November 3, 2015                                                Fall 2015 : Issue 30

I was in Minneapolis last week for the Association for the Advancement of Sustainability in Higher Education (AASHE) Conference. It was all at once exciting, inspiring, energizing, and overwhelming to be amidst the convergence of somewhere around 2,300 sustainability professionals from around the country and world. 

One of the most salient points for me was summed up in the traditional greeting that Illarion Merculieff, an indigenous wisdom-keeper, used to open his session, "Hello, my other self." A greeting that reminds us of connection and community. A greeting to affirm we are all equal. A greeting that I think helps to set the stage to truly listen. To listen not just to words with our ears but with the entirety of our beings. Of course, there were many, many sessions presenting practical examples and inspiring work on a grand scale moving institutions towards achieving audacious goals around sustainability and I would love to share these things too but, of course, it all starts with saying hello and listening. So, hello out there to all my other selves. Thank you for listening.

In this digest be sure to check out Randy's particularly important piece on the upcoming hearings regarding the Clean Power Plan. Also, Duke Jackson, our Local Food Fellow, wrote a beautiful blog post highlighting the community that can come from connecting to the soil. Enjoy.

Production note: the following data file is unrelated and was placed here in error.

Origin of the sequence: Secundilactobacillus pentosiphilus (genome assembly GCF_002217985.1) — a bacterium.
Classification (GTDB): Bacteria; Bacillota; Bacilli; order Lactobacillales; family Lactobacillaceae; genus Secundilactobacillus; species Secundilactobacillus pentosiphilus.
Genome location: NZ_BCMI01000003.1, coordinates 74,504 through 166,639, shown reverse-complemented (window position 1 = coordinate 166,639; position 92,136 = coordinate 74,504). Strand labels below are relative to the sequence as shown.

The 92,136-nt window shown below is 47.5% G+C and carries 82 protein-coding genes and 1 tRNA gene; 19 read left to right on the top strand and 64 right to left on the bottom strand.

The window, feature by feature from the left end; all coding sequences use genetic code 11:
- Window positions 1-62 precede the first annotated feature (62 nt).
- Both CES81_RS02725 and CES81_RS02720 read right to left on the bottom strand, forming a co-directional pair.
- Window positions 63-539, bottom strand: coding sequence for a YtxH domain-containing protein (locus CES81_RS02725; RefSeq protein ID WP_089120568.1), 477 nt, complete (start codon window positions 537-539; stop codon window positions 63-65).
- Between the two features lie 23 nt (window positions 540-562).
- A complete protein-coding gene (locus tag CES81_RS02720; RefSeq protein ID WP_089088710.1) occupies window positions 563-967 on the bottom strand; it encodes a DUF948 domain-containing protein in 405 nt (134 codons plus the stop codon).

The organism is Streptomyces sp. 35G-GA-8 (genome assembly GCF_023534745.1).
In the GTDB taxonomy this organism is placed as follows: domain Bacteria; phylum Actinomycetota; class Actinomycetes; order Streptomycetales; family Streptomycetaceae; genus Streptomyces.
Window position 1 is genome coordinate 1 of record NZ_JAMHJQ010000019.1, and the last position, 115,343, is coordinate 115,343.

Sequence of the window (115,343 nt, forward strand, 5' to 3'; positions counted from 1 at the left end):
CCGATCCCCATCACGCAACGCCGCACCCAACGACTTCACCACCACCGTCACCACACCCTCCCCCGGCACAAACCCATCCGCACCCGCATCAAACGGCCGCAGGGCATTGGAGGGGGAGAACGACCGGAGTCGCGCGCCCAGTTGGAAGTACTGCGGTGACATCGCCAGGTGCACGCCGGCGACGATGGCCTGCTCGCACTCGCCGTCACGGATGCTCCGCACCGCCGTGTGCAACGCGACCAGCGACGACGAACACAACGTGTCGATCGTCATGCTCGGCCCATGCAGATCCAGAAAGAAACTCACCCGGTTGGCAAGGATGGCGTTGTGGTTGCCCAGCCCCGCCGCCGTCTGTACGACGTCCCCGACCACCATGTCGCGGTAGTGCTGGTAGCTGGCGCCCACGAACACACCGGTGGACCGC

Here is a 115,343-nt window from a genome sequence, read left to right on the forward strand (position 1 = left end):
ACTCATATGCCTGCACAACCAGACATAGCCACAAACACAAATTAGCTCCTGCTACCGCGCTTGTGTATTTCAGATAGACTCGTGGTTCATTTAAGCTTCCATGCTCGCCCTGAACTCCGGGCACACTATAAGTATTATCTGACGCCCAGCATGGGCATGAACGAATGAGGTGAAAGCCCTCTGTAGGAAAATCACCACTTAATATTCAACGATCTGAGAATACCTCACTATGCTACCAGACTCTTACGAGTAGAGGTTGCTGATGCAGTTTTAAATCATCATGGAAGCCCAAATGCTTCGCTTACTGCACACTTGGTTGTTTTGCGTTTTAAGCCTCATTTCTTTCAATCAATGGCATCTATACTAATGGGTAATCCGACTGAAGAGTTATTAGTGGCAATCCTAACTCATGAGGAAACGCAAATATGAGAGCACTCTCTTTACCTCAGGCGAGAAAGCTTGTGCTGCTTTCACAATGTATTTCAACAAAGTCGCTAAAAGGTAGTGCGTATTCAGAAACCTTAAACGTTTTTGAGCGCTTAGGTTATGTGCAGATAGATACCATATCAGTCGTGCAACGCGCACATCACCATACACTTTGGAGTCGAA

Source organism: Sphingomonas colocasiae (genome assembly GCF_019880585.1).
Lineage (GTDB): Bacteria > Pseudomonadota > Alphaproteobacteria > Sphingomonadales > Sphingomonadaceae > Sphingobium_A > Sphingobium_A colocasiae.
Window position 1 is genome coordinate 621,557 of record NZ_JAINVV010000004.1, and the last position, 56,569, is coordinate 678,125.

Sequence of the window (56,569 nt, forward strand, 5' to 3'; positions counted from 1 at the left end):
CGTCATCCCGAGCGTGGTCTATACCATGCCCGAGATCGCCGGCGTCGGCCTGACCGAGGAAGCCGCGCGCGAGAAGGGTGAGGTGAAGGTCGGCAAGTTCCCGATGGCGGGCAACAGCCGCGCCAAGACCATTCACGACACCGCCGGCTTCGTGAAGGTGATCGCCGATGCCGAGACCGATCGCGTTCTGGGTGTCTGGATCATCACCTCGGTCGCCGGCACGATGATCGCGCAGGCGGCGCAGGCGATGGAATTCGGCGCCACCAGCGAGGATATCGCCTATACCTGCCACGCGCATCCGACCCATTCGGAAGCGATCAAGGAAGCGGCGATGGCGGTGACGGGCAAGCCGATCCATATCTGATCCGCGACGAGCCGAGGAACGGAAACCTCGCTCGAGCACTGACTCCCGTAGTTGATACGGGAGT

Ricky Green
      EC Assistant Coordinator


Garden Gratitude Party

The frost has officially come and we have pulled the last tomato out of the garden. This year, we were able to host over 100 students in the garden to learn about the power of local food, harvest over 200 lbs of organic, student-grown produce, and feed San Juan Dining's 4000 weekly eaters. All of this wouldn't have been possible without you! We are grateful to each of you who contributed to making this growing season a success, whether through planting seeds, trimming suckers, or amending beds. To show our gratitude, please join us for a fun gathering featuring Carver Brewing and Cream Bean Berry Root Beer floats and our Local Food Security Team!